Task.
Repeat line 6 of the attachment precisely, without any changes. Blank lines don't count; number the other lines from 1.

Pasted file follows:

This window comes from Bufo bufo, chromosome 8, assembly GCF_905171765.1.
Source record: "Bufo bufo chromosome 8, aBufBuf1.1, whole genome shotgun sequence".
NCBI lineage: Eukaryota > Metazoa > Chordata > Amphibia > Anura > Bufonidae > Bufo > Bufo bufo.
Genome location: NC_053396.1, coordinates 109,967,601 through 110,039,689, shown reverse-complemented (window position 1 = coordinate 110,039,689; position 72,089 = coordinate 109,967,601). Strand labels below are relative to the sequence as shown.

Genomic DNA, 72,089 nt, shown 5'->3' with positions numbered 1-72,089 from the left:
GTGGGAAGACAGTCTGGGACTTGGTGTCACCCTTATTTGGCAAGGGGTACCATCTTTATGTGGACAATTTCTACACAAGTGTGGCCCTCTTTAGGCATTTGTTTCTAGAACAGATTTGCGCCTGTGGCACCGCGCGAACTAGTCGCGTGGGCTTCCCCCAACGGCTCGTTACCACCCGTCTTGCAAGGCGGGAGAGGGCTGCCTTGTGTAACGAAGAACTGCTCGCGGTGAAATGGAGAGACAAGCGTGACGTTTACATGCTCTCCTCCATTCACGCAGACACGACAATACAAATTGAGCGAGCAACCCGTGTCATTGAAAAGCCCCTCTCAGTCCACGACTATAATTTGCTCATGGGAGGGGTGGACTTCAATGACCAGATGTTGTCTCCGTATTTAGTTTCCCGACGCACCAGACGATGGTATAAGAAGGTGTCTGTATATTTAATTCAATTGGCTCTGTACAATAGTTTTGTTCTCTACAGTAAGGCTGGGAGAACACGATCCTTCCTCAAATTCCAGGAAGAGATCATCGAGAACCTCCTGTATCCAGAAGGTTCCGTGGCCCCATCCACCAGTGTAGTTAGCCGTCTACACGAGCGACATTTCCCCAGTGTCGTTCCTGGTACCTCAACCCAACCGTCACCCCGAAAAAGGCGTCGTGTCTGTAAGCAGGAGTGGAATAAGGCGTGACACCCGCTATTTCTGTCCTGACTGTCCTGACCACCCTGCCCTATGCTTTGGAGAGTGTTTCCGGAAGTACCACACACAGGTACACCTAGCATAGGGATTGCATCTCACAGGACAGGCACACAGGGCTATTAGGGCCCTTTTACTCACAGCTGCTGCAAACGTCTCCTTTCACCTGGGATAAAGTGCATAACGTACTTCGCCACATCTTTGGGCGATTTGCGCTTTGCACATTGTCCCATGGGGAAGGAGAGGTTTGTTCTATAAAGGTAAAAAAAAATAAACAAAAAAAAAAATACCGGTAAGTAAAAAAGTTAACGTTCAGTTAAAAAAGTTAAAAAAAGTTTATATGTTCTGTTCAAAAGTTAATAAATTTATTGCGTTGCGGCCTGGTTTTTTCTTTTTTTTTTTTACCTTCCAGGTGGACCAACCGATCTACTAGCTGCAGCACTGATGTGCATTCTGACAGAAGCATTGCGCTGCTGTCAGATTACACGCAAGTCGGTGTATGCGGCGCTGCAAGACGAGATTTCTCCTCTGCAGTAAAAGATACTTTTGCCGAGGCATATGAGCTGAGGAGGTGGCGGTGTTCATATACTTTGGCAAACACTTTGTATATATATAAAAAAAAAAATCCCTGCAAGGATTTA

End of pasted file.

GTGGGAAGACAGTCTGGGACTTGGTGTCACCCTTATTTGGCAAGGGGTACCATCTTTATGTGGACAATTTCTACACAAGTGTGGCCCTCTTTAGGCATTTGTTTCTAGAACAGATTTGCGCCTGTGGCACCGCGCGAACTAGTCGCGTGGGCTTCCCCCAACGGCTCGTTACCACCCGTCTTGCAAGGCGGGAGAGGGCTGCCTTGTGTAACGAAGAACTGCTCGCGGTGAAATGGAGAGACAAGCGTGACGTTTACATGCTCTCCTCCATTCACGCAGACACGACAATACAAATTGAGCGAGCAACCCGTGTCATTGAAAAGCCCCTCTCAGTCCACGACTATAATTTGCTCATGGGAGGGGTGGACTTCAATGACCAGATGTTGTCTCCGTATTTAGTTTCCCGACGCACCAGACGATGGTATAAGAAGGTGTCTGTATATTTAATTCAATTGGCTCTGTACAATAGTTTTGTTCTCTACAGTAAGGCTGGGAGAACACGATCCTTCCTCAAATTCCAGGAAGAGATCATCGAGAACCTCCTGTATCCAGAAGGTTCCGTGGCCCCATCCACCAGTGTAGTTAGCCGTCTACACGAGCGACATTTCCCCAGTGTCGTTCCTGGTACCTCAACCCAACCGTCACCCCGAAAAAGGCGTCGTGTCTGTAAGCAGGAGTGGAATAAGGCGTGACACCCGCTATTTCTGTCCTGACTGTCCTGACCACCCTGCCCTATGCTTTGGAGAGTGTTTCCGGAAGTACCACACACAGGTACACCTAGCATAGGGATTGCATCTCACAGGACAGGCACACAGGGCTATTAGGGCCCTTTTACTCACAGCTGCTGCAAACGTCTCCTTTCACCTGGGATAAAGTGCATAACGTACTTCGCCACATCTTTGGGCGATTTGCGCTTTGCACATTGTCCCATGGGGAAGGAGAGGTTTGTTCTATAAAGGTAAAAAAAAATAAACAAAAAAAAAAATACCGGTAAGTAAAAAAGTTAACGTTCAGTTAAAAAAGTTAAAAAAAGTTTATATGTTCTGTTCAAAAGTTAATAAATTTATTGCGTTGCGGCCTGGTTTTTTCTTTTTTTTTTTTACCTTCCAGGTGGACCAACCGATCTACTAGCTGCAGCACTGATGTGCATTCTGACAGAAGCATTGCGCTGCTGTCAGATTACACGCAAGTCGGTGTATGCGGCGCTGCAAGACGAGATTTCTCCTCTGCAGTAAAAGATACTTTTGCCGAGGCATATGAGCTGAGGAGGTGGCGGTGTTCATATACTTTGGCAAACACTTTGTATATATATAAAAAAAAAAATCCCTGCAAGGATTTA